Are you worried about making costly tweaks to your AdWords campaigns?
Well, that worry is over with Campaign Draft and Experiments, Google’s Adwords split testing platform. Here is everything you need to know about setting up and running campaign drafts and experiments.
More and more businesses are turning to Google AdWords.
Because it works. So much so that 72% of AdWords marketers plan to increase their PPC budgets.
But in order for it to work so well, marketers have to set up and manage those ads correctly.
That means choosing the right variables and tweaking them over time.
Luckily, each tweak doesn’t have to come with high (and expensive) stakes.
Instead, Google allows you to run experiments before applying changes to existing campaigns. This article covers everything you need to know about how to set and run your own AdWords experiments.
Google AdWords Campaigns Explained
So what is an AdWords campaign?
Put simply, it’s an ad campaign run through a Google AdWords account, usually composed of a group of ads.
Google describes it as “a set of ad groups (ads, keywords, and bids) that share a budget, location targeting, and other settings. Campaigns are often used to organize categories of products or services that you offer.”
Ads are generally grouped by product type or location, with each ad in a group usually targeting a separate keyword.
For example, at Ignite Visibility we offer SEO, social media, Amazon optimization services and much more. So, we could choose to run a different campaign for each service.
The biggest benefits of AdWords is that:
- It increases leads and customers, and
- Has a high ROI
In fact, Google Economic Impact Report shows that businesses make an average of $2 in revenue for every $1 they spend.
Exactly How Expensive are AdWords Campaigns?
Google AdWords gives you control over how much you spend.
There’s no minimum amount required; rather, you set daily a budget for how much you intend to spend.
While there are multiple bidding strategies to choose from, most stick with CPC (cost-per-click), which means you pay every time someone clicks on one of your ads.
So, if you set your daily budget to $5, the most you will send that month is $150 (based on a 30-day month).
Of course, other factors do come into play – most notably how expensive your chosen keywords are.
Generally speaking, the more competitive the keyword, the more you’ll spend per click.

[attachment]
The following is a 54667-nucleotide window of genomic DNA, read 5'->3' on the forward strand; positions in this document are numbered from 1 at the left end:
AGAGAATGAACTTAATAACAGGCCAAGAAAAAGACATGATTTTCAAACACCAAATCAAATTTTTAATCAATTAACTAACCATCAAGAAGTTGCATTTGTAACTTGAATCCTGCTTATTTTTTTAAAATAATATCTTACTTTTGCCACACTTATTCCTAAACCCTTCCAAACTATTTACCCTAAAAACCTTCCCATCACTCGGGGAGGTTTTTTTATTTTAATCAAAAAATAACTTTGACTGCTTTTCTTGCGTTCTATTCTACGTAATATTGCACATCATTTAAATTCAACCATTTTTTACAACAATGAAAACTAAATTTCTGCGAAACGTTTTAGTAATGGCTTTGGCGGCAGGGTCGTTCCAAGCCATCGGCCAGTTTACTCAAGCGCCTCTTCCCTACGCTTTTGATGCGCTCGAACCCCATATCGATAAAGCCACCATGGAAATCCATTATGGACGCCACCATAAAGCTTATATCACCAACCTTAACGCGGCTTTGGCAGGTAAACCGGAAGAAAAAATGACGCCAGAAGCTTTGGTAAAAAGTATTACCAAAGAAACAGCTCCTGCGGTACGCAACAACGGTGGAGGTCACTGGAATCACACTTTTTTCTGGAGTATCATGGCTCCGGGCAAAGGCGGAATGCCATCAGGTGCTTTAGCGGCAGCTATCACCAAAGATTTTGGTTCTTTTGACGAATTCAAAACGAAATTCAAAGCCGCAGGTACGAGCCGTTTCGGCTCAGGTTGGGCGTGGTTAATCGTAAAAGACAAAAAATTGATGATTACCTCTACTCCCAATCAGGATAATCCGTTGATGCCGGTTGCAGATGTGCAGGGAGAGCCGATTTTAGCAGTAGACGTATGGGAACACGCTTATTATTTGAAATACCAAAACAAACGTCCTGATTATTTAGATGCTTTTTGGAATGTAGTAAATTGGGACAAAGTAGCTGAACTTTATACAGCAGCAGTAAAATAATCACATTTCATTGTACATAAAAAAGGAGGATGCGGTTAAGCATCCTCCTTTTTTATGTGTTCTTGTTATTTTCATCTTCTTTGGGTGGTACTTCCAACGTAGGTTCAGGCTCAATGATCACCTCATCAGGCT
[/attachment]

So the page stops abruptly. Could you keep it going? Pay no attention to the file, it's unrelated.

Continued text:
For a deeper look at how AdWords bidding works, take a look at this video.
Is Google Adwords Worth the Investment?
If you want customers to find you, that is.
That’s because 86% of customers use the internet to find a local business.
But why pay, rather than focus on SEO? Because:
- Search ads drive 89% of incremental traffic, which means 89% of the traffic generated by search ads is not replaced by organic clicks when ads are paused (Google Research)
- 98% of internet searchers choose a business that’s on the first page of Google (BrightLocal)
But because campaigns can get costly, many hesitate to make significant changes to existing campaigns – especially those that have proven successful – without knowing the change is worth the investment.
Which is why first, you do a test run.
Introducing Google AdWords Experiments
Campaign drafts and experiments were introduced in February 2016, and give the advertisers the ability to test changes to their campaigns before pushing them live.
Originally Google offered AdWords Campaigns Experiments, which was retired in favor of the new Drafts & Experiments function.
Google noted that the change “gives new features and additional flexibility that aren’t available in AdWords Campaign Experiments.”
AdWords Drafts and Experiments are available exclusively for Search and Display Network campaigns.
Drafts allow you to prepare changes to a campaign without impacting its performance.
They’re a replica of your original ad setup where changes and updates can be applied before they go live.
How to Use Drafts in AdWords Experiments
Drafts are often created to show clients or bosses how potential changes will impact a campaign.
For example, if you’re tasked with updating the strategy of an existing campaign, you can use drafts to show how changing different features will impact the overall result.
From there, drafts can then be applied to an experiment or the actual campaign.
Keep in mind, not all features can be changed in a draft, including:
- Auction Insights
- Category & Search terms
- Display Placements Reports
- Scheduled email reports
- Keyword diagnosis
You may create up to 5 drafts for the same campaign, though only one can be used as an experiment at a given time.
Note: Campaign drafts are used to create an experiment, and are different than those created in AdWords Editor.
Experiments are the middle-man between drafts and live campaigns.
Once you’ve created a draft, you can choose to run it as an experiment before applying it to your actual campaign.
How to Use AdWords Experiments
The experiment functions just like a campaign.
First, you set how long you would like the experiment to run and choose how much of the original campaign’s budget and traffic you’d like to use on it.
Then, when a prospect lands on a search page, Google will randomly whether your experiment or actual campaign appears, based on the split you selected.
Throughout the AdWords experiment advertisers can monitor results on their performance scorecard.
If you’re happy with the results, you can apply them to the existing campaign, or convert the experiment into a new campaign – with the same dates and budget – while pausing the original one.
If not, no harm no foul. You can continue the original campaign and choose to run a new draft as an experiment.
Google notes that it comes down to personal preference when choosing how to proceed after an experiment, though the majority of the time you’ll probably want to update the original. Doing so will apply all changes to the original and keep the campaign’s history intact.
Converting will add a new campaign to your account, causing you to lose the original campaign’s pre-experiment history.
Benefits of AdWords Experiments
Users will find many benefits associated with the Drafts and Experiments function.
One of the biggest is certainly the ability to test campaign effectiveness while risking less of your budget.
This is especially true if the campaign in question has already proven successful. Understandably, many would be reluctant to gamble on a new strategy.